Oaxacan artist Francisco Toledo spearheaded the project of converting an abandoned textile mill into an arts center, which was inaugurated in 2006. The Centro de las Artes San Agustin (CASA) hosts exhibits of a variety of media, as well as courses and workshops. It is an ecological arts center and encourages artistic creation using environmentally friendly processes, and community involvement. CASA is located in San Agustin Etla, about a twenty minute drive from Oaxaca city. It is open daily from 9 am to 6 pm, and if you go on Sundays, there is an organic market on the grounds (Mercado Los Eucaliptos).
Plaza de la Constitucion, lado sur Zocalo
The building in which the Museo del Palacio is housed was the main building of the Oaxaca state government until it was converted into a museum in 2008. Located on the south side of Oaxaca’s Zocalo, the green quarry stone building itself is quite lovely. There’s a mural on the main staircase that was painted by Arturo Garcia Bustos that depicts three phases of Mexican history, with the prehispanic period depicted on the far left, the colonial period on the right and independent Mexico in the central panel. Benito Juarez and his wife Margarita Maza figure prominently in the central panel, and other important figures in Mexican history are depicted below them. The museum has many interactive exhibits that are good for kids, as well as some interesting displays about Oaxaca’s natural and cultural diversity.
Miguel Hidalgo (Av. Hidalgo) 907, Centro, 68000 Oaxaca, Oax., Mexico
The restoration of the first Dominican convent in Oaxaca was completed in 2011, when it opened as the San Pablo Academic and Cultural Center. The building dates back to 1529, but over time it served as homes, shops and a hotel. The restoration project took six years to complete, and has incorporated sustainable elements such as a rainwater catchment system and solar panels. The cultural center has a few different areas, including a reading room for kids, a few different exhibit areas, classrooms, a restaurant and cafe. The main mission of this center is to promote Oaxaca’s indigenous languages and culture. Besides hosting a variety of exhibits, courses and workshops throughout the year, San Pablo hosts some special events such as the Posada del Cacao in December, and the festival of the 7 moles in July. The site also serve as headquarters of the Alfredo Harp Helú Oaxaca foundation, which sponsored the building’s restoration.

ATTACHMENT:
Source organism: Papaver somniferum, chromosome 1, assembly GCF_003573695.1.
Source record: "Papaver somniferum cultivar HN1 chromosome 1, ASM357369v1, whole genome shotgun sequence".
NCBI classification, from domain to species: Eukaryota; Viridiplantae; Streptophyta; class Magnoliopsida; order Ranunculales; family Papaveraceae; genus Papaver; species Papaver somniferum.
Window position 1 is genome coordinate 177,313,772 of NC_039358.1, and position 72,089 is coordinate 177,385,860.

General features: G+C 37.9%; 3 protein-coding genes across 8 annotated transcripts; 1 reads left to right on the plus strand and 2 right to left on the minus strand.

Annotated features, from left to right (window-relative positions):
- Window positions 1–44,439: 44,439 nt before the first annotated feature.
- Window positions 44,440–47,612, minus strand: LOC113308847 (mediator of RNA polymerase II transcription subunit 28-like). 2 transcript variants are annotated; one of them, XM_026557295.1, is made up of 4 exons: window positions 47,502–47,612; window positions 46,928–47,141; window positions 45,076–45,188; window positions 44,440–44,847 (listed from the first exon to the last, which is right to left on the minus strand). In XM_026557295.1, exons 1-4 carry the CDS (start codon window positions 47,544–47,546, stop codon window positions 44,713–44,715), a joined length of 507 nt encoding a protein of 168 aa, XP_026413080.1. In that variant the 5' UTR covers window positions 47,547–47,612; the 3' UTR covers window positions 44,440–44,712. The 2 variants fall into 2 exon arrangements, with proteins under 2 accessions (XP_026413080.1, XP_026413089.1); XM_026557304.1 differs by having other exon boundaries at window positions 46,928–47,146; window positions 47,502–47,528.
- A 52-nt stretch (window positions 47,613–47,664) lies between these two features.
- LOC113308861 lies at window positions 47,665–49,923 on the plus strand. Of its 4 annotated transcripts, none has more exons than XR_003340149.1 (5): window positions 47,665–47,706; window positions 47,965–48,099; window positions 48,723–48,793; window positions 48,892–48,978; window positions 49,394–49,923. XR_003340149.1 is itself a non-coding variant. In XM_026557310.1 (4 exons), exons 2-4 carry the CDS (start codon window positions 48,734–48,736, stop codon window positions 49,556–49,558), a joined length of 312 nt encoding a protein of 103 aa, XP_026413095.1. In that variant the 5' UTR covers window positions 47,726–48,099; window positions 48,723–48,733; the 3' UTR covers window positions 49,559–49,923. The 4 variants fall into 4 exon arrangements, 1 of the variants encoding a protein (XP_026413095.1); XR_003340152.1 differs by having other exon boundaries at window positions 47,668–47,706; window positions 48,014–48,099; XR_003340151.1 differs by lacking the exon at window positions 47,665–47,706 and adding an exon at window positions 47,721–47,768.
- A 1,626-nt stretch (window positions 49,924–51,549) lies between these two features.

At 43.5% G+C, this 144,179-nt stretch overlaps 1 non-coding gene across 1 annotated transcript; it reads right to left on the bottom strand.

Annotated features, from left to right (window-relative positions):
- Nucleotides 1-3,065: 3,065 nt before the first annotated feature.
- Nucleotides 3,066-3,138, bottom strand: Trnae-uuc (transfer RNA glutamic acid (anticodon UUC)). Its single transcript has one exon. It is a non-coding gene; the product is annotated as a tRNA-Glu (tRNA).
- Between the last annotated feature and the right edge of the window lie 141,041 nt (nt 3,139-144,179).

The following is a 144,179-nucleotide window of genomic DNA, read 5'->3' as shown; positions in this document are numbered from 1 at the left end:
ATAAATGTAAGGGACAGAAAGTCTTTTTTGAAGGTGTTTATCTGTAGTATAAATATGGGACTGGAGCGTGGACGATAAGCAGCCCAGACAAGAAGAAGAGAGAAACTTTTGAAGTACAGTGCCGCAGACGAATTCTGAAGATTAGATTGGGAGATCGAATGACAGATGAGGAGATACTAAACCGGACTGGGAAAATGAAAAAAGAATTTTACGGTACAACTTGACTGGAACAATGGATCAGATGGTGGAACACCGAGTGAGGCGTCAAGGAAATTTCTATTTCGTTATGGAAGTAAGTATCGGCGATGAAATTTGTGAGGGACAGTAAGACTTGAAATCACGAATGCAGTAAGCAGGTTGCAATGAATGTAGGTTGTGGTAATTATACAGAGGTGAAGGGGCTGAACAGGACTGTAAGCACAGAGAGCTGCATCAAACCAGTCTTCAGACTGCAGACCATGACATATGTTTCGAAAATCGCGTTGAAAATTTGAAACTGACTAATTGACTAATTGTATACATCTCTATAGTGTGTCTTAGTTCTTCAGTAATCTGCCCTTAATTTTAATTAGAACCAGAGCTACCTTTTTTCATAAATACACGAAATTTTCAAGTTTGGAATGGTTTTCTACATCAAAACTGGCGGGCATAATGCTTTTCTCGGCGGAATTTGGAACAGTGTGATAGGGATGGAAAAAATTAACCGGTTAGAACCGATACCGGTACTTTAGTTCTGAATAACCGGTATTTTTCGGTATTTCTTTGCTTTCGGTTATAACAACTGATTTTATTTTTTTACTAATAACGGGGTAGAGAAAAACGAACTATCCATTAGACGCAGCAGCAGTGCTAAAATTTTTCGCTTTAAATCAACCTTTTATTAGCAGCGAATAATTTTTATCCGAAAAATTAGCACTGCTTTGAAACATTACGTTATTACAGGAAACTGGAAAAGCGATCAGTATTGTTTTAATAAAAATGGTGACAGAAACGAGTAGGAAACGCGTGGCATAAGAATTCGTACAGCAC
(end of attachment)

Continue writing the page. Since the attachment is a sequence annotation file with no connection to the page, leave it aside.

Exconvento de San Pablo Hidalgo 917 esquina con Fiallo
Oaxaca’s textile museum opened its doors in 2008. The museum is set in a lovely restored colonial mansion in Oaxaca city’s historical center on the same grounds as the San Pablo cultural center. The museum celebrates Oaxaca’s rich and varied textile traditions, and also hosts occasional temporary exhibits showcasing textiles from other parts of the world. It is a small museum, but the collection is well-selected and there are frequently conferences and workshops given here as well. The gift shop at the front of the museum has beautiful high quality textile pieces and other items for sale.
Calle Macedonio Alcalá 202, Centro, 68000 Oaxaca, Oax., Mexico
The 17th century mansion that houses Oaxaca‘s contemporary art museum is commonly referred to as “La Casa de Cortes,” although it was in fact built over a century after the death of Hernan Cortes, it is certainly lavish enough to have been worthy of the great conquistador. The front of the building has the family seal of the Lazo de la Vega and Pinelo families, who were the home’s original inhabitants. The state government acquired the building in 1986 and it housed a different museum prior to the opening of the MACO (Museo de Arte Contemporareo de Oaxaca) in 1992. The museum has 13 exhibit rooms, with the permanent collection on the second floor, and downstairs areas are used for temporary exhibits, which change frequently.